Years on the NLS team: 2011-present
Role: As PI of the NLSY97 my job is to provide scientific direction for the NLSY97, in collaboration with colleagues at the BLS, NORC, and CHRR.
Since their inception, NLSY instruments have included a wide variety of tests designed to measure key latent constructs, including attitudes, expectations, cognitive and non-cognitive ability, risk assessment, mental health, and so forth. For most of these tests, data releases provide individual-level item responses (not just summary measures), which are crucial for the estimation of models that have latent constructs as independent variables. I have been part of the team that has worked to insure that item responses are available to researchers and to develop new statistical methods that exploit this extraordinary data resource.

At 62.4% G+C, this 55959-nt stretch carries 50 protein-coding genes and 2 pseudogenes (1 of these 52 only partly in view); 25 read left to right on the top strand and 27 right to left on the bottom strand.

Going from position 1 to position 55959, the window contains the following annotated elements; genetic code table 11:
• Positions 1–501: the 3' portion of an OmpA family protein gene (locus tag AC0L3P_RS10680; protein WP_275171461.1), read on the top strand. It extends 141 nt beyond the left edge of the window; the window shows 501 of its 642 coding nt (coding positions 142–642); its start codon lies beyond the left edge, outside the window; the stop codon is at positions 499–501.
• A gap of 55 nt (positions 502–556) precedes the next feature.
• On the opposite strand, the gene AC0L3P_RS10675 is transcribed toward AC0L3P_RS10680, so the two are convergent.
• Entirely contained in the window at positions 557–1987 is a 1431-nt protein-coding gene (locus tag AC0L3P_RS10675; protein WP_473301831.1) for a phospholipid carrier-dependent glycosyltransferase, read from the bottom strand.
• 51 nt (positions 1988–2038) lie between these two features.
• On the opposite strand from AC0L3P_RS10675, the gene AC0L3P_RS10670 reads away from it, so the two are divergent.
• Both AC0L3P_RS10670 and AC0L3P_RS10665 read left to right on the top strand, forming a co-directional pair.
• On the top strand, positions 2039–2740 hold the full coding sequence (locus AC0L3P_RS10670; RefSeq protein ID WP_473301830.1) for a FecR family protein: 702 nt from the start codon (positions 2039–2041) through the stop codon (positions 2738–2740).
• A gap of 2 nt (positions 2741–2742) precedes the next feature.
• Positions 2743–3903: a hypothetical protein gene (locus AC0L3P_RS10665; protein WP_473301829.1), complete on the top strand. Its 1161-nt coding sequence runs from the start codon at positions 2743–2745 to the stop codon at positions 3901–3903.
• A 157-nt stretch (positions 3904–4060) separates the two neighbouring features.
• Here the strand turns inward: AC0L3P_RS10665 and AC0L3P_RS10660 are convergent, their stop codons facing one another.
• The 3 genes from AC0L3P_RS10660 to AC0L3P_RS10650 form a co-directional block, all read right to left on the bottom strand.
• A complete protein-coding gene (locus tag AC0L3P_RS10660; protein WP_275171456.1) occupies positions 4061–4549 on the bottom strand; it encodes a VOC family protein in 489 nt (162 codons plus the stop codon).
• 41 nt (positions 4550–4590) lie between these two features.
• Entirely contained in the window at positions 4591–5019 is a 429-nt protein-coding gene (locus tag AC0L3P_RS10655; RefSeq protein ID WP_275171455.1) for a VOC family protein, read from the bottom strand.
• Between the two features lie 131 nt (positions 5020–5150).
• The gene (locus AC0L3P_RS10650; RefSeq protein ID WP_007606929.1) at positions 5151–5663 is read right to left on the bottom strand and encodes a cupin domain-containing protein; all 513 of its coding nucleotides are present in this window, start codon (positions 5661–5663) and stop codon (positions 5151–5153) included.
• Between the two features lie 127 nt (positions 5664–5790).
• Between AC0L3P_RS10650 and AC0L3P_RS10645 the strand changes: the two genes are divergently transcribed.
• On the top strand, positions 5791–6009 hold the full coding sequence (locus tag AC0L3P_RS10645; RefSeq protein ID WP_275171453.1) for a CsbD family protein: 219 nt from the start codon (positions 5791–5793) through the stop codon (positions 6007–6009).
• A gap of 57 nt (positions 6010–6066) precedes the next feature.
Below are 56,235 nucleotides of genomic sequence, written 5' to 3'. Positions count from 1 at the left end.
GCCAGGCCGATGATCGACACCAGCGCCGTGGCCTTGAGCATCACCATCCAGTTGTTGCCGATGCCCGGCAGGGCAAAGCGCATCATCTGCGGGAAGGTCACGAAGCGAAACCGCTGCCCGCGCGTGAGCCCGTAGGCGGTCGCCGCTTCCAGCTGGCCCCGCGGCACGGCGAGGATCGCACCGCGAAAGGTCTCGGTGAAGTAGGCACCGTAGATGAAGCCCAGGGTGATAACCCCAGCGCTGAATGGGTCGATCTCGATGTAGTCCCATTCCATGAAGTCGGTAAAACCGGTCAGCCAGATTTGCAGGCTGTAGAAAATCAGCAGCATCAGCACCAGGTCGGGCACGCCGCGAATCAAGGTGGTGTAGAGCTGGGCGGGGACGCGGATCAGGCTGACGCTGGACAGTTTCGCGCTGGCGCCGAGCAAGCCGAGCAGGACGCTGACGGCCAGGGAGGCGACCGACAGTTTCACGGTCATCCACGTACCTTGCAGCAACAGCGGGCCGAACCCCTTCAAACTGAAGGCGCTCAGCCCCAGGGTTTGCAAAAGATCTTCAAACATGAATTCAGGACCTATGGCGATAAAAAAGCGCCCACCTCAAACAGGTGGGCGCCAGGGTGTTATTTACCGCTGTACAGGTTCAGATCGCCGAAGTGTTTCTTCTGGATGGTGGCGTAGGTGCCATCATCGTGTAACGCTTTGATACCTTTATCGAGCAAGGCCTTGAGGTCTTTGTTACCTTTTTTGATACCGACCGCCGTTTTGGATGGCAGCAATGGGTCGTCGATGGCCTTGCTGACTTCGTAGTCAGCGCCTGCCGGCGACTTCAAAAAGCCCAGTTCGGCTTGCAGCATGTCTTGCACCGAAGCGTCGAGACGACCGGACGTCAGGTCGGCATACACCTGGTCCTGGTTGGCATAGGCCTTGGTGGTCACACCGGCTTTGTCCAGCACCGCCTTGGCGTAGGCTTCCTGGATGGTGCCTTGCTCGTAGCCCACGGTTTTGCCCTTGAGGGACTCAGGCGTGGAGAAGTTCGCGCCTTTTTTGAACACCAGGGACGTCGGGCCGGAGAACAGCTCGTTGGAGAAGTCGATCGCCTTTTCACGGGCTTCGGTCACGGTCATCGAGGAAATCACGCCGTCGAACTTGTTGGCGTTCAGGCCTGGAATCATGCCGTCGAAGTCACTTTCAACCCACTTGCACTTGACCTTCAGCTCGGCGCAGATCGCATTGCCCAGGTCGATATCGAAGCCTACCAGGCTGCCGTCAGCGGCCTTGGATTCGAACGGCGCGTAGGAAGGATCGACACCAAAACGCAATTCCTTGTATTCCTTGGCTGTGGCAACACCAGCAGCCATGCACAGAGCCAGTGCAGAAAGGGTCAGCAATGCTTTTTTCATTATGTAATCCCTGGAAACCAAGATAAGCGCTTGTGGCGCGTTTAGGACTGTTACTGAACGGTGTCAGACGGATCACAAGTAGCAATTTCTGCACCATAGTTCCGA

I am proud to be a small part an awe-inspiring scientific project that has been in continuous operation for 50 years. I have an enormous admiration for the innovative research and management team that initiated this project and developed it over the years. I am honored to work with wonderful and dedicated colleagues at NORC, CHRR and the BLS.
There are good scientific reasons why the NLS project has been so important for the social sciences. In labor economics specifically, we know that economic outcomes often depend on individuals’ past constraints and decisions and expectations about the future, so longitudinal data are important. Furthermore, important parts of our lives play out in families; decisions are interconnected with others in our households, and this interconnectedness extends over lifetimes. NLS data have for decades been collected in ways that acknowledge these complexities; NLS data provide researchers unprecedented opportunities to study fundamental questions about economic behavior.